Paying the Bill for Private School

Paying Private School Tuition

The Challenge of Paying for Private School Tuition

As daunting as the ‘paying for college’ conversation is with many of my clients, sometimes we have to talk about how do you best handle paying the bill for school before college? Paying the bill for a private school can be a challenge and can complicate your financing for college later.

Before many parents can even deal with college funding, they’re already paying for or considering private secondary, middle and elementary school for their kids. If you’re a parent who’s chosen to send your student to a private school, you may be wondering about how best to pay for school.

The average cost of a non-religious private school is about $17,000 per year. For more selective schools the price tag can be upwards of $50,000 each year especially in areas like Greater Boston.

Although there is no formal federal financial aid system in place for parents choosing this route, there are a number of ways to handle this including a little helping hand from your Uncle Sam.

Get to Know Your Financial Aid Officer

Each private school has a financial aid office. While the school’s mission may be to educate your child, each school is a business and like any business they need and want customers. If you’re an interested parent, they know you have choices. Like colleges, some schools are willing to negotiate in order to fill a class and diversify their student population.

And like colleges, you shouldn’t choose or pass on a school just because of the sticker price. So it never hurts to ask about need- and merit-based aid available. Many schools will waive tuition for families if their income is below $75,000 per year. More than 20% of private school students receive some sort of nee-based financial aid. For those schools with larger endowments, you’ll find that they are more generous offering more than one-third of their students need-based aid.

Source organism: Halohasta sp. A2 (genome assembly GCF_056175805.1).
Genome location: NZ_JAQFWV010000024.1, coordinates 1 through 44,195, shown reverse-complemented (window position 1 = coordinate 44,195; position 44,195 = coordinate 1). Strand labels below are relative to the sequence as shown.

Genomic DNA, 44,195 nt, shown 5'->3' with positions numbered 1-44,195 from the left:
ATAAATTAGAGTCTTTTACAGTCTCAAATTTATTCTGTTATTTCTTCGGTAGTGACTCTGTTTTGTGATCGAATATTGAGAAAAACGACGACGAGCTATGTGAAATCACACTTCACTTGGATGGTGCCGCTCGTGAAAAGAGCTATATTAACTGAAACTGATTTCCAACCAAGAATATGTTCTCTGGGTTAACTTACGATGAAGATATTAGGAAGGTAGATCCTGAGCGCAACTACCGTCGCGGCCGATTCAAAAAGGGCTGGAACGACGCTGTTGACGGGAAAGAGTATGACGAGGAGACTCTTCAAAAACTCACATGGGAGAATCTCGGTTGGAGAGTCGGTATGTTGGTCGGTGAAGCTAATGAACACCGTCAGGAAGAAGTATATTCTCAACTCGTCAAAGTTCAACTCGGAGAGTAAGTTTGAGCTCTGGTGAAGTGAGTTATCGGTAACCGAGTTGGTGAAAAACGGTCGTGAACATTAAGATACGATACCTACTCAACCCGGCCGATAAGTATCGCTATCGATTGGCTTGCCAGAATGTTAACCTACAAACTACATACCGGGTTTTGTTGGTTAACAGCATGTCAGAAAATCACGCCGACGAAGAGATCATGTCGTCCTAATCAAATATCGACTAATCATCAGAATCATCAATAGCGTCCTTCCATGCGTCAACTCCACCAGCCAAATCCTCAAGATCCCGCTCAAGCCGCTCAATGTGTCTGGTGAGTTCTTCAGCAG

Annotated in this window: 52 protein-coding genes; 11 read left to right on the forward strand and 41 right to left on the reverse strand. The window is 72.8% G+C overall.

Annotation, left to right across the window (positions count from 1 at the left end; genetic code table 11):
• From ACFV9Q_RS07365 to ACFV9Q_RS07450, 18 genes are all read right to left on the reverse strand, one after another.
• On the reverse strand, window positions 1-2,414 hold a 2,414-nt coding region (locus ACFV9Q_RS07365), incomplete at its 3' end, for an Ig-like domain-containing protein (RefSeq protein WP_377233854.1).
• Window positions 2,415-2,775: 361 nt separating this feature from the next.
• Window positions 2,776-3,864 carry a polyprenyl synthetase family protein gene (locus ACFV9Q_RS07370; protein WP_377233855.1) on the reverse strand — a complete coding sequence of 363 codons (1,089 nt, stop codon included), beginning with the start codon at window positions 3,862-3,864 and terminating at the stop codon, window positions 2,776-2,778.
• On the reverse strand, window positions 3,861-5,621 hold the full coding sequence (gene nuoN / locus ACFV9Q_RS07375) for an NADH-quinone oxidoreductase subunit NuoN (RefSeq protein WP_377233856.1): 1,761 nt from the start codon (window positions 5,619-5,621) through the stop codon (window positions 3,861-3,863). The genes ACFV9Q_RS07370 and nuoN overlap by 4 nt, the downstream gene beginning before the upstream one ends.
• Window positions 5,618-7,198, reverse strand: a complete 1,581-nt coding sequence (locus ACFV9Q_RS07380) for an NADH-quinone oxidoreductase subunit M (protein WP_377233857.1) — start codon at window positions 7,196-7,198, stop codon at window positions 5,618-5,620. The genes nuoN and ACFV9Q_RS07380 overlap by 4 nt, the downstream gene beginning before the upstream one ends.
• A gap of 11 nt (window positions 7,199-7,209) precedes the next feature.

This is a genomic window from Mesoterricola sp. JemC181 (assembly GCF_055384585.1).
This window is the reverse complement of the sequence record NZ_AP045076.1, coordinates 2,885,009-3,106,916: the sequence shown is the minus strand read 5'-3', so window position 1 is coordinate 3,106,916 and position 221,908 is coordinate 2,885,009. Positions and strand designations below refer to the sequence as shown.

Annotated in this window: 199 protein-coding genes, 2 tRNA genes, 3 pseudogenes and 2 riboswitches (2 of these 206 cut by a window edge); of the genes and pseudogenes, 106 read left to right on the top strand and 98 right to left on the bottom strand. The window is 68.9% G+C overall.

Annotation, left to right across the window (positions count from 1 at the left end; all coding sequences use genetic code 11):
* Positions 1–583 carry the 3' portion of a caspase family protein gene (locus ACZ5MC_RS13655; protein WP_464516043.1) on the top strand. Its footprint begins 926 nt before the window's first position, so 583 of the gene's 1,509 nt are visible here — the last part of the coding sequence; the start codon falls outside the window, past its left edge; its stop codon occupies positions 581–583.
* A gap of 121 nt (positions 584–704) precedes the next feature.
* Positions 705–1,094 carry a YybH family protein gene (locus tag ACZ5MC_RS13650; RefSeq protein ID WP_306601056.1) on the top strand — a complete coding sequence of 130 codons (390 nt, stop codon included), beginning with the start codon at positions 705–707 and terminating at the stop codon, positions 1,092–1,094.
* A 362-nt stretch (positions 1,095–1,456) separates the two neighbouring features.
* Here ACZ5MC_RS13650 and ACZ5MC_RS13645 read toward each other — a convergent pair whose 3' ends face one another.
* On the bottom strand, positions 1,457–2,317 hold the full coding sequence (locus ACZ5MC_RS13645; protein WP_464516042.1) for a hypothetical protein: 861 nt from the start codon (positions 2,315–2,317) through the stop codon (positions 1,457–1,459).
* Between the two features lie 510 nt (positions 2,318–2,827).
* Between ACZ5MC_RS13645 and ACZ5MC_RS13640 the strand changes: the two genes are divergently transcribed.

If you may have more than one child attending the school, talk with the financial aid officer as most schools – like most daycare providers – offer sibling discounts.

Scholarship Money

The best source of money will likely be the school itself. Like college, there are scholarship funds available for K-12 education. These funds are mostly needs-based and require some sort of ‘need test’ that calculates a family’s ‘expected family contribution’ just like college. To help improve your aid options, you may want to seek professional guidance just as you might with filing your taxes or the college version of financial aid forms.

Free & Alternative Schools

Throughout the country you can find a number of free private schools that began because of wealthy patrons with a vision toward expanding opportunities. The most famous – figuratively built on chocolate – one might be The Milton Hershey School located in Hershey, Pennsylvania which serves more than 1,800 students from K-12.

Locally, the Christo Rey School in Lawrence, part of the Christo Rey Network (, offers an opportunity for work study for students in the community as a way to pay for tuition. Parents are responsible for a nominal tuition charge and the schools also offer additional financial aid.

Use Tuition Payment Plans

Many schools will accept tuition payment plans. I encourage clients to use these plans as a way to manage cash flow. Trying to balance a mortgage, living expenses and tuition can be challenging. Regardless of income level, there will always be competition for your dollars and most folks lack the reserves to simply write one check. So especially if you have income that is variable or made up of bonuses and commission, these arrangements will help smooth out your household cash flow.

But such arrangements are not a substitute for a plan.

Home Sweet Home Equity